Monday, November 16, 2020

Song Lyrics for Educators

Music is a big part of my life. So many memories of my life can be tied to music.  When I hear anything from a "classic rock station", I think of my dad and times spent in the truck with him growing up.  Country from the 80s & 90s reminds me of my mother and the clock radio on the kitchen counter that she would turn on to 99.3 WATZ in Alpena, Michigan each morning around 6:00 AM.  Older country, like that of Johnny Cash, George Jones, Tammy Wynette, Dolly Parton, and Charlie Pride, reminds me of my grandpa.  Green Day's Dookie album was the first CD I ever bought, so it reminds me a lot of my time in junior high when I got my first CD player. Deftones' White Pony reminds me of cruising the streets of my hometown in high school with my friend, Nic Wiser, on Friday nights after getting out of work.  Anything by Less Than Jake reminds me of my friend, Ryan Baker, who used the handle LessThanBake for his AOL Instant Messenger.  And Sevendust's Next album reminds me of the months after my move to Nevada from Michigan as I played it on repeat for weeks during that time of my life.  I could probably write a book several hundred pages in length just on how music has helped influence me, influenced my memories, and helps me to cope with various emotions. 

It's not a surprise that when I listen to music, I often make connections to my role as an educator. Lyrics to songs most likely were not intended to relate directly to education, but the beauty of music, and art in general, is that lyrics are open to interpretation, and musicians will often give vague explanations of what they were trying to say with a song so listeners can make their own interpretations. And because I need a release from the standard educational content that I typically, I have selected five songs that I have interpreted to mean something that can relate to our roles as educators. And while my listening tastes tend to lead toward rock, punk, and metal, perhaps you can expand your playlists a bit!

Disclaimer: some of the songs that I selected do have some objectionable language, so please be advised... 

Slogan on a Shirt by 7Seconds
We've got our PMA
We gotta spread this s*** around
And make it more than just some slogan on a shirt
We've got our PMA
It's not a new philosophy
Still amazing that you treat people like dirt
I struggle on but I can see the brighter side
Even when things seem impossible or dull
And I embrace the flaws I carry deep inside
We're not perfect, none of us

A great attitude will go a long way.  A great attitude is also infectious.  We can talk about having a great attitude, but if we aren't living by those words, then it doesn't mean much, it's nothing more than a slogan on a shirt.  Even when things seem bleak, it is important to keep your head up, try to find the positives in the situation, and inspire ourselves and those around us to keep moving forward.  As educators, if we can find it in ourselves to be positive at all times, even when things are tough, it is going to impact our students, their families, our colleagues, and our communities for the better.  

Superman's Dead by Our Lady Peace
Do you worry that you're not liked?
How long 'til you break
You're happy 'cause you smile
But how much can you fake?
An ordinary boy, an ordinary name
But ordinary's just not good enough today

This song came out in 1997, long before the explosion of the Internet and social media.  Kids have always struggled with fitting in and wondering what others thought of them.  The Internet and social media have only made this struggle worse for some students.  So many kids (and adults) look at all of the great things that people post online and become envious of what others have.  A lot of kids also strive for likes on their posts and if it doesn't happen, many become depressed.  As educators, it is sometimes hard to tell how students are feeling and if things are bothering them, especially in the current world in which we are living.  That makes it even more important to be a person and make connections with students as people.  Mental health is important for all and by taking the time to open oneself up and demonstrating that you care, we can help those students are that are most vulnerable.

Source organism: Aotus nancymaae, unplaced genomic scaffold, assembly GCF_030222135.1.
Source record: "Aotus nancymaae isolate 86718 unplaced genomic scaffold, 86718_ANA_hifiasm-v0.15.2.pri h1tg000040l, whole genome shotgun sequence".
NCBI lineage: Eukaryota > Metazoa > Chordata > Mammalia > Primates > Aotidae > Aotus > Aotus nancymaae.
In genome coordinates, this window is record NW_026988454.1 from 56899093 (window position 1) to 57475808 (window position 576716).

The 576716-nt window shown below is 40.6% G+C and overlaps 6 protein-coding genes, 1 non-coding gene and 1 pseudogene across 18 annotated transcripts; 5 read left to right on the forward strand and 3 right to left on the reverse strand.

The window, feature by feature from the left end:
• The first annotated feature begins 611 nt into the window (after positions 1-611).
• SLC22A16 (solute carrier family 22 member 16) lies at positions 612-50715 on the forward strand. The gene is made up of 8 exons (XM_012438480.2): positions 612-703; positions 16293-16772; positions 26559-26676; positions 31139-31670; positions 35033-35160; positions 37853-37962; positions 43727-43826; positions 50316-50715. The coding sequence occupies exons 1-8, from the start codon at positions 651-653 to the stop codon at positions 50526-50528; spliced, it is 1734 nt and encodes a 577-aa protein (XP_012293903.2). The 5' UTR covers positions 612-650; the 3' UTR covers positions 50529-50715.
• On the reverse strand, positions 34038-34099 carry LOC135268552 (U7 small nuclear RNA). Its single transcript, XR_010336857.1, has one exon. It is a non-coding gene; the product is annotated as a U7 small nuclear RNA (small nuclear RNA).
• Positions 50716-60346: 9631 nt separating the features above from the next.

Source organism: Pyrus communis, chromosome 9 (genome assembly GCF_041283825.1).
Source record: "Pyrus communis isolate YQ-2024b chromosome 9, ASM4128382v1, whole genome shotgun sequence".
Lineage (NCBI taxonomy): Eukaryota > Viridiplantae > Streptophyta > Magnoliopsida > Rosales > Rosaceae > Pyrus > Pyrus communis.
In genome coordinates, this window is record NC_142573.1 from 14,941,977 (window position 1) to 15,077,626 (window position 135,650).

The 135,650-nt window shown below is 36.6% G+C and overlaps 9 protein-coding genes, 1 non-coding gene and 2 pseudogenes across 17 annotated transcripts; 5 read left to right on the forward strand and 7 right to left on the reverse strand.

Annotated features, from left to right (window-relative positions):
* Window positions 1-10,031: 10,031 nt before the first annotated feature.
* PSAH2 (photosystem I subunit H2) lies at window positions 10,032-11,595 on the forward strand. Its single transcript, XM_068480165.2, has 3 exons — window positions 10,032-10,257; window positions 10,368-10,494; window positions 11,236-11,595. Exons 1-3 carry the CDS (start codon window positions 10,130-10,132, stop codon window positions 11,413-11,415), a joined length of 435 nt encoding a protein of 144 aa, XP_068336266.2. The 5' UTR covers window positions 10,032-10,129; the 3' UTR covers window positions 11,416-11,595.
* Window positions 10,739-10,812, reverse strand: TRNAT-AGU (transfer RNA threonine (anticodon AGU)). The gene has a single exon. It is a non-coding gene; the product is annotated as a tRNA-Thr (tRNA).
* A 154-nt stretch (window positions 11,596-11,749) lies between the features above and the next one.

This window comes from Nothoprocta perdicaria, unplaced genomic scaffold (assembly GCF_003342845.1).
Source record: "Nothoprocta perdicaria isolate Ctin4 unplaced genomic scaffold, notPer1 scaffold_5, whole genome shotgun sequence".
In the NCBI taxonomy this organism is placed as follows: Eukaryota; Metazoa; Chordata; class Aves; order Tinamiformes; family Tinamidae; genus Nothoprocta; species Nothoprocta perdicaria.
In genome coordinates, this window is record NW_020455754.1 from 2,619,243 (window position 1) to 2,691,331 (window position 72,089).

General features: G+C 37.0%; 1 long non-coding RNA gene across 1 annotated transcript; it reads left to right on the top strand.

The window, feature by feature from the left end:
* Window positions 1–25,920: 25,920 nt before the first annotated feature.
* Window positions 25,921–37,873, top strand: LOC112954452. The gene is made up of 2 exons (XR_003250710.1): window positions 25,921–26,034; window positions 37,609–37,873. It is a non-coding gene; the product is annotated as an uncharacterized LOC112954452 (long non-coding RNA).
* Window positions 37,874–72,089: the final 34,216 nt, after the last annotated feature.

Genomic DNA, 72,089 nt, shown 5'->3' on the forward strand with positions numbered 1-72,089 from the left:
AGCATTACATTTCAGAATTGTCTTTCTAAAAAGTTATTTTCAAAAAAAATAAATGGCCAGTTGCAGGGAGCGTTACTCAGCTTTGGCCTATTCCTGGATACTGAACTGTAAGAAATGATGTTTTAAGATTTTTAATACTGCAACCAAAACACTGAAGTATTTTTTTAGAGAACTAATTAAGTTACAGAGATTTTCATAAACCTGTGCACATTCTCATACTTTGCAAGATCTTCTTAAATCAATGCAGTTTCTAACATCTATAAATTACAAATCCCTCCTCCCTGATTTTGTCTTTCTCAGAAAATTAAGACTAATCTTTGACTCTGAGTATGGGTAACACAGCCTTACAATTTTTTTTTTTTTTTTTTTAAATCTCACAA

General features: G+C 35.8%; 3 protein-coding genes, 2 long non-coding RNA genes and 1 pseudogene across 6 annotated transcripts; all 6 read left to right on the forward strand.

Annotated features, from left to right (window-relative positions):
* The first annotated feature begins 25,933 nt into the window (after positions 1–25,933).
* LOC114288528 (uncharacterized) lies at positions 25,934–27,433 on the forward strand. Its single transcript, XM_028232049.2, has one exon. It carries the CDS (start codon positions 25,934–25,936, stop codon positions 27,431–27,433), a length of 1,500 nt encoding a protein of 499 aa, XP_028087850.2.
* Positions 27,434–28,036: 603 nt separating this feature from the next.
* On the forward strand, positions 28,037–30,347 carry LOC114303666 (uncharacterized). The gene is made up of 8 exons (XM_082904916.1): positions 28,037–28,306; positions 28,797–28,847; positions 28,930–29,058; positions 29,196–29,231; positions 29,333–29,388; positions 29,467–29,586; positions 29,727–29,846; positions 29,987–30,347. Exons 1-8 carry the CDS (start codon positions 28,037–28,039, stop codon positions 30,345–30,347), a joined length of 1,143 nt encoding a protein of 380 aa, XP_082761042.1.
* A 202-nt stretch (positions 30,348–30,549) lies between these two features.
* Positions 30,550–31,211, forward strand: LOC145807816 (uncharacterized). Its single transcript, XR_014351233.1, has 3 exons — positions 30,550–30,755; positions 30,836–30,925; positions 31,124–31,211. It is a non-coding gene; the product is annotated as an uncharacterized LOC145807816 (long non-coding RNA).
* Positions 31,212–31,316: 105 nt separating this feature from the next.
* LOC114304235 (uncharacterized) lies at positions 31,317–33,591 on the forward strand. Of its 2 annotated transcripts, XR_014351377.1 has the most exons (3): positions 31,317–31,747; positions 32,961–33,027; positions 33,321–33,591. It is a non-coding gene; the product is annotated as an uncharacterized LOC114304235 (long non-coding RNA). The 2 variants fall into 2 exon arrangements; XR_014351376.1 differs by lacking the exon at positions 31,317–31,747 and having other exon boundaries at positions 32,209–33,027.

Unknown Road by Pennywise
What passages, what fantasies lie just
Beyond the unknown road
Do you know, the miracles that could
Be found they're waiting down the
Unknown road, so it goes
A few more cornerstones that could be yours
Ever get the thought you were mistaken?
Ever think about the stones you've left
Unturned? More chances slip away with
Every passing day, suffering with cold
You're so afraid you might get burned.

When I was writing my book, To The Edge: Successes & Failures Through Risk-Taking, this song really inspired me.  The idea behind this song is that we can spend time wondering if what we have done was good enough and continue down that same path, or we can learn from the past, move forward, and try something new.  As educators, we cannot afford to become stagnant.  We need to continue to learn, to take risks, to learn from our mistakes, and to improve upon our craft.  We cannot be afraid of the consequences, we just need to accept them and learn from them, regardless of the outcome.  As long as we are willing to accept this, the possibilities are endless! 

This is Our House by In Flames
This is the fight
the fight for our lives?
Scream out loud
Have you heard the call?
It involves us one and all
From the rising sun
Until the day is done
Do you hear the call?
This is our time
We won't back down
From the rising sun
Until the day is done
Do you hear the call?

In Flames holds a special place in my heart. When my brother was still alive, we would play a game that involved texting lyrics to songs to one another with the goal of stumping each other.  The last song that I stymied him with in the days prior to his death was The Mirror's Truth by In Flames.  Circling back to this one, this one, while only released in 2019, brings me back to my football playing and coaching days.  I always had music to fire me up before games and if I was still playing and/or coaching, this one would most certainly be on the pregame playlist.  For our students that have missed out on sports over the last few months, I cannot even imagine having it taken away because sports meant so much to me throughout school, into college, and into the first few years of teaching when I coached football, baseball and volleyball.  I want this pandemic to end for lots of reasons, one of which is so students can get back to the fields, courts, and ice and use songs like this to fire up for a victory!

Let's Face It by The Mighty Mighty Bosstones
Well it's so hard to face
That in this day and age